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Whatever happens between now and the April 18 presidential elections, Algeria has turned a major page of its modern history.Millions of Algerian men and women have been demonstrating in the streets of Africa’s largest country, the largest crowds since the country’s independence in July 1962.The events of recent weeks, which were preceded by serious incidents in the eastern towns of Khenchela and Annaba, have taken many capitals by complete surprise, not least Paris whose links with Algiers are complex and multilayered.Official French and US spokesmen said they hope Algeria will continue on the road of non-violence and democracy.Billions of dollars of ill-begotten wealth find its way abroad while young, savvy entrepreneurs find their efforts to start new companies stifled by a bureaucracy worthy of Kafka.Many officers in what is a professional and well-educated army are ashamed that their country has been turned into an object of international ridicule.The Association of Veterans of the MALG, which ran the internal security of the National Liberation Army (ALN) during the war of independence and is the godfather of the country’s security services, followed ONM’s footsteps.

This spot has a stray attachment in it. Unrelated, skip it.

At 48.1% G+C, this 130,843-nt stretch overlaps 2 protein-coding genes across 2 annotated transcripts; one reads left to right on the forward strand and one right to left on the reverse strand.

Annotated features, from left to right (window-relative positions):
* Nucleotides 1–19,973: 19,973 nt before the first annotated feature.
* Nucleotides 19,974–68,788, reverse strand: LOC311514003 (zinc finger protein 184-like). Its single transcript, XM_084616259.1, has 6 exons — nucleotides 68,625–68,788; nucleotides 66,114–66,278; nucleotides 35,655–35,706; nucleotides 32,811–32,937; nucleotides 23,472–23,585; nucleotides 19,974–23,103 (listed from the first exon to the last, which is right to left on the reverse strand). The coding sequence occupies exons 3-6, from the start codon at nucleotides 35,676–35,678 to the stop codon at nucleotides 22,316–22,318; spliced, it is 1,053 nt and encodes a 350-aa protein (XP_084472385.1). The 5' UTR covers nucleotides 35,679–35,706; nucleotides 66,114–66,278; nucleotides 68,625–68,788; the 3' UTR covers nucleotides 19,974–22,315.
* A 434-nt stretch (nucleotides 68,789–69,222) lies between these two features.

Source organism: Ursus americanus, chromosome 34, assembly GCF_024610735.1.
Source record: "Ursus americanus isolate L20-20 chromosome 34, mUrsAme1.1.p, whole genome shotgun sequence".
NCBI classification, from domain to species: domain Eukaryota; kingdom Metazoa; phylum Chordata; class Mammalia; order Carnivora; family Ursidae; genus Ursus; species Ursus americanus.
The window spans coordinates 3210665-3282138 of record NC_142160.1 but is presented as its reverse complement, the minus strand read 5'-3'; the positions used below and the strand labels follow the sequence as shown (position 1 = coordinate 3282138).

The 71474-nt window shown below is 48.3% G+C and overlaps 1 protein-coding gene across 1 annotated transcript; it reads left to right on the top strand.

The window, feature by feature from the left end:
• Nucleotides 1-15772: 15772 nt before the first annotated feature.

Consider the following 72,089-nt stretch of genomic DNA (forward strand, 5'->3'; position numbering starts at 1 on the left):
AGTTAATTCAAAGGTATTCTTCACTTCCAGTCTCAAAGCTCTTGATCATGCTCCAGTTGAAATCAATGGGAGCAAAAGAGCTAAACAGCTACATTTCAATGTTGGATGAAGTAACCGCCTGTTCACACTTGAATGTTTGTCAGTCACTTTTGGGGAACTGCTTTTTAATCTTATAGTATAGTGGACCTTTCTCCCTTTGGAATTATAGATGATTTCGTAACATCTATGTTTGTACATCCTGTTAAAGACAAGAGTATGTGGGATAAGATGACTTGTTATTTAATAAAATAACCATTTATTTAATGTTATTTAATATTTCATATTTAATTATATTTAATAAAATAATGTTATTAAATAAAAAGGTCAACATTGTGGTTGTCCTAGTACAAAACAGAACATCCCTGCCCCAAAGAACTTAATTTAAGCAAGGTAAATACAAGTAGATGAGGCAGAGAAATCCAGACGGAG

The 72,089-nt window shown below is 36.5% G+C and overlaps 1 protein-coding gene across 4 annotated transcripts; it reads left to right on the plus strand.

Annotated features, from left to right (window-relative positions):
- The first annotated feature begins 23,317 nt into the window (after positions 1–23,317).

During a December 8 conference held by the London-based Islamic Human Rights Commission (IHRC), French-Algerian political activist Houria Bouteldja delivered a talk titled "Fighting Philo-Semitism to Fight Islamophobia and Zionism." Bouteldja defined philo-Semitism as the love of Jews. Iraqi sports commentators Qahtan Al-Maliki hurled insults at Algerian soccer fans for chanting anti-Shiite and pro-Saddam Hussein slogans during a September 9 soccer game between the visiting Iraqi Air Force club and the Algerian USMA home team. In a July 7 press conference, Algerian Minister of Religious Affairs and Endowments Mohamed Issa defended Imam Mohamed Tatai of the Mosquée Ennour, Toulouse, who is at the center of a heated public debate over his use of an antisemitic hadith in a Friday sermon, delivered at the Mosquée En... Rachid Benaïssa, former Education Ministry director-general, said that "Islam is returning today, and tomorrow the West will convert to Islam." Speaking on the Lebanese Al-Manar TV channel on March 29, Dr.
Opposition to a fifth mandate for Bouteflika cuts across all divides of ideology, region, class, age or sex.
Algerians — be they ordinary men and women, businessmen or civil servants, army officers or employees of the powerful oil and gas monopoly Sonatrach — are sick and tired of the rampant corruption and refusal to countenance any economic or political reforms, positions that characterise an ossified system.
Their worst nightmares did nothing to prepare them for Algerian politics morphing into Monty Python.
That shame is shared by all Algerians who have vanquished their fear of marching freely through the streets of Oran, Constantine and Algiers, where an estimated 800,000 people marched on March 2.
They are desperate for an Algeria that is less corrupt, more rule-bound and open to the world.